Why not?

I like to ask researchers whether they think the release of code should be encouraged, if not required, for technical papers. My argument (stolen from somewhere) is, “would you allow someone to publish an analysis of Hamlet but not allow anyone to see Hamlet itself?” The main argument for publishing the code (beyond helping the world as a whole) is that people can check your work, which I hear is a part of this science stuff in “computer science.”
Often they’re against it. The two reasons I hear are “my code sucks” and “we’ve patented the technique.” I can also imagine, “I don’t want those commercial fatcats stealing my code,” to which I say, “put some ridiculous license on it, then.” If the reason is, “I want to publish to enhance my resume and reputation, but I also want to keep it all secret because I’m going to make money off it,” then choose A or B, you can’t have both (or shouldn’t, in my Utopian fantasy world).

Don’t worry about code quality. I love “there are codebases that suck, and there are codebases that aren’t used“. This quote was by a lead programmer on one of the best selling videogame development platforms, Unity3D; he got it from someone else. Show us the code, we won’t laugh (much). It doesn’t have to be easy to build. For example, MeshLab, for me at least, is about impossible to build, and has (or had – they’ve improved considerably over the years) some horrific bugs, but I still appreciate that the code is available to look at. I also use the program a lot, I just reached my hundredth use of it this week.
It takes a few minutes to slap your source files onto Github and costs nothing. If you’re worried about code quality, don’t – you’re in good company, about 90% of all code on Github is crap (Sturgeon’s Law), including my own (the executable of which gets like 15,000 downloads a month). Notch’s $2.5 billion code for Minecraft sucks. Let it go.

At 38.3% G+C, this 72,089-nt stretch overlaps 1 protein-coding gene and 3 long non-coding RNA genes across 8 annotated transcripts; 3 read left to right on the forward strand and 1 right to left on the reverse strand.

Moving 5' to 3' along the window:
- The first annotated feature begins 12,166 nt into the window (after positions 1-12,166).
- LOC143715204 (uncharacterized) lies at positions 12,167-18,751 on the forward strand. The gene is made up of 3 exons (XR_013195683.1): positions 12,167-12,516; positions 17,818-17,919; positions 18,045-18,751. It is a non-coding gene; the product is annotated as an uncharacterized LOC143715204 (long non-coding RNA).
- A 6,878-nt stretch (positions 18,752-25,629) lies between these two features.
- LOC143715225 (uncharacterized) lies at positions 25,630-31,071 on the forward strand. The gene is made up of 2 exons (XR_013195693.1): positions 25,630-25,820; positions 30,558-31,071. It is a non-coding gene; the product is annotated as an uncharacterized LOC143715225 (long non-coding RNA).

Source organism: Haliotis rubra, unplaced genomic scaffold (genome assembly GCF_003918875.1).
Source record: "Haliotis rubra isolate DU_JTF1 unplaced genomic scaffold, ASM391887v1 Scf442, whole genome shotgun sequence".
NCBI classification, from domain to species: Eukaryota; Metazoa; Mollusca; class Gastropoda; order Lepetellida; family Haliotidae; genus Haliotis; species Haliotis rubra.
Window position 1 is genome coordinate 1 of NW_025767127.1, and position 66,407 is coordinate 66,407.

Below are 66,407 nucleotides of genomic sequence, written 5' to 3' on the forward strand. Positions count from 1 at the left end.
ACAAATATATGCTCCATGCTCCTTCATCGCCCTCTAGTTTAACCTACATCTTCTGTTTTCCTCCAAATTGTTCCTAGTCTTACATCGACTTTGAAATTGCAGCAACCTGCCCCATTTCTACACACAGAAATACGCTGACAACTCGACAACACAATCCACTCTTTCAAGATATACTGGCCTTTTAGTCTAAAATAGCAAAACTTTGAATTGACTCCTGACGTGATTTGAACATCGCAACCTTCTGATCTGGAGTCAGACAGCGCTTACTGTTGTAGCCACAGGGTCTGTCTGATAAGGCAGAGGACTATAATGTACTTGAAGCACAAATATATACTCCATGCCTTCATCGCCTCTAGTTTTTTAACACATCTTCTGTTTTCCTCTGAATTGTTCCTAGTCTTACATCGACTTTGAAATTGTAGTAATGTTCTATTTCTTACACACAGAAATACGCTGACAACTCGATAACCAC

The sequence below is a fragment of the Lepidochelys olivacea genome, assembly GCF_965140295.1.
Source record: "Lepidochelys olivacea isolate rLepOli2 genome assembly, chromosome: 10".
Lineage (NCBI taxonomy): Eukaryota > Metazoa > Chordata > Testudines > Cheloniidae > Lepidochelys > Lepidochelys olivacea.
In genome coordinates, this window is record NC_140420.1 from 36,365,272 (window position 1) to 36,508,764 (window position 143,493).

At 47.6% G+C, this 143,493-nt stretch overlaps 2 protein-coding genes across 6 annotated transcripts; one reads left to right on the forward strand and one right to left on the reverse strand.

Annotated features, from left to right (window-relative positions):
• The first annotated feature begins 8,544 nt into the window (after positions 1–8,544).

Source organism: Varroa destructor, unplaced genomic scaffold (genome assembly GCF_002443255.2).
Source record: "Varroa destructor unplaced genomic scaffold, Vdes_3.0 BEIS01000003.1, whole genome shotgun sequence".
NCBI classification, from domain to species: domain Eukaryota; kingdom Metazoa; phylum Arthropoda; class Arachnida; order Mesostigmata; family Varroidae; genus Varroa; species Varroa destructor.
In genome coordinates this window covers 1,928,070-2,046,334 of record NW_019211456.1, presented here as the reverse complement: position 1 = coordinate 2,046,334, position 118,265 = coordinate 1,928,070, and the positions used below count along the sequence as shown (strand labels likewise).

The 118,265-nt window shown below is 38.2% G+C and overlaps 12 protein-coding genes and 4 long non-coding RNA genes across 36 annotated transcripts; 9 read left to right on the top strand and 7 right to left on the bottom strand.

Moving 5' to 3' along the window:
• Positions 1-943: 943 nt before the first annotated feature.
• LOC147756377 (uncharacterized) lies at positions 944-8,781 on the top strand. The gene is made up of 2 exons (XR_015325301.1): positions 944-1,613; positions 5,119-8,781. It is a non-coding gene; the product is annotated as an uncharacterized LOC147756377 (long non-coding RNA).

Patents: I admit to not liking most software patents, perhaps all. But that’s irrelevant, or should be. If you’re embarrassed to admit you have a patent on some algorithm, that shouldn’t stand in the way of others understanding your research – deal with your shame. The point of a patent is that you are revealing the process. In return your idea is protected for a number of years. This is as opposed to a trade secret, where the process is kept quiet. A patent stops others from using your idea without paying you a licensing fee. However, your part of the bargain is to explain the idea. A trade secret risks someone reverse engineering your clever idea, for which you have little protection. Obvious, but people seem to forget that.
I expect these arguments are entirely convincing and code publication still won’t happen, due to pride and lawyers. No one likes to show off their dirty laundry. And lawyers will see no benefit to revealing code: “What’s this ‘research’ stuff you’re talking about? We’re making I.P. here, not research. Releasing code will increase the risk of undetected infringement by others of our I.P., or, worse yet, we might be found to be infringing on someone else’s algorithm patent.”
Ah well, I tried. Now get off my lawn.

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1 comment

  1. Chad Capeland’s avatar

    I think the conferences and publishers need to require the code to be published. If SIGGraph required it as part of the guidelines for submissions, they’d still get a ton. It would just become a standard practice.

    Also note that if the research is done under a government grant, the code is usually required to become public. Government funding isn’t as prevalent in computer graphics, but where it is used, the standard has already been set.

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